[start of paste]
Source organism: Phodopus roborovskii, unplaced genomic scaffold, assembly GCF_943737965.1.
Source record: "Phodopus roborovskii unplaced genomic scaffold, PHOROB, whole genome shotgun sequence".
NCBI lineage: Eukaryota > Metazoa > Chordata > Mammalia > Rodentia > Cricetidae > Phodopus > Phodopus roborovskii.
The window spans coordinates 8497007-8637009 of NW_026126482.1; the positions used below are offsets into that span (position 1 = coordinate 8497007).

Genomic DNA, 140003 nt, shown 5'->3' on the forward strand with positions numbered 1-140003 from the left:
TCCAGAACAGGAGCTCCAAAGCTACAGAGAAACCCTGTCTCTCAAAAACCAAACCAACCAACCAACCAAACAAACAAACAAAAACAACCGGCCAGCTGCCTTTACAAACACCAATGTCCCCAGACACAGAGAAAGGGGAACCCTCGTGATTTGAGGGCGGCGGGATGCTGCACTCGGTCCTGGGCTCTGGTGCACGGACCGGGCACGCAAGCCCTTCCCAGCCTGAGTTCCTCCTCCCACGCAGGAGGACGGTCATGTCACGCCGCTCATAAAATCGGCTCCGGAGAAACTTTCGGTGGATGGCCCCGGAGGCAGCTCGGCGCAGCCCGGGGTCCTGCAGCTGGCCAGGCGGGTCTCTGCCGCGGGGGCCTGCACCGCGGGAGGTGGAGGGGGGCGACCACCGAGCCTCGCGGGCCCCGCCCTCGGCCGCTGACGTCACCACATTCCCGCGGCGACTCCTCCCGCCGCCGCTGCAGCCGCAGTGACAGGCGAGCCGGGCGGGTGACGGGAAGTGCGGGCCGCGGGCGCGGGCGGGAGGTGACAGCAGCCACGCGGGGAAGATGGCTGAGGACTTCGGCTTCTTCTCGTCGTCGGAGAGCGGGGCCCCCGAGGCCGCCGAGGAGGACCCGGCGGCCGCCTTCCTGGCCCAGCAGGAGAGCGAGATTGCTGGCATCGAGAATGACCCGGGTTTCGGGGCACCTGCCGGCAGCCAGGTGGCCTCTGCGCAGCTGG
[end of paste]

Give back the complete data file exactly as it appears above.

Source organism: Phodopus roborovskii, unplaced genomic scaffold, assembly GCF_943737965.1.
Source record: "Phodopus roborovskii unplaced genomic scaffold, PHOROB, whole genome shotgun sequence".
NCBI lineage: Eukaryota > Metazoa > Chordata > Mammalia > Rodentia > Cricetidae > Phodopus > Phodopus roborovskii.
The window spans coordinates 8497007-8637009 of NW_026126482.1; the positions used below are offsets into that span (position 1 = coordinate 8497007).

Genomic DNA, 140003 nt, shown 5'->3' on the forward strand with positions numbered 1-140003 from the left:
TCCAGAACAGGAGCTCCAAAGCTACAGAGAAACCCTGTCTCTCAAAAACCAAACCAACCAACCAACCAAACAAACAAACAAAAACAACCGGCCAGCTGCCTTTACAAACACCAATGTCCCCAGACACAGAGAAAGGGGAACCCTCGTGATTTGAGGGCGGCGGGATGCTGCACTCGGTCCTGGGCTCTGGTGCACGGACCGGGCACGCAAGCCCTTCCCAGCCTGAGTTCCTCCTCCCACGCAGGAGGACGGTCATGTCACGCCGCTCATAAAATCGGCTCCGGAGAAACTTTCGGTGGATGGCCCCGGAGGCAGCTCGGCGCAGCCCGGGGTCCTGCAGCTGGCCAGGCGGGTCTCTGCCGCGGGGGCCTGCACCGCGGGAGGTGGAGGGGGGCGACCACCGAGCCTCGCGGGCCCCGCCCTCGGCCGCTGACGTCACCACATTCCCGCGGCGACTCCTCCCGCCGCCGCTGCAGCCGCAGTGACAGGCGAGCCGGGCGGGTGACGGGAAGTGCGGGCCGCGGGCGCGGGCGGGAGGTGACAGCAGCCACGCGGGGAAGATGGCTGAGGACTTCGGCTTCTTCTCGTCGTCGGAGAGCGGGGCCCCCGAGGCCGCCGAGGAGGACCCGGCGGCCGCCTTCCTGGCCCAGCAGGAGAGCGAGATTGCTGGCATCGAGAATGACCCGGGTTTCGGGGCACCTGCCGGCAGCCAGGTGGCCTCTGCGCAGCTGG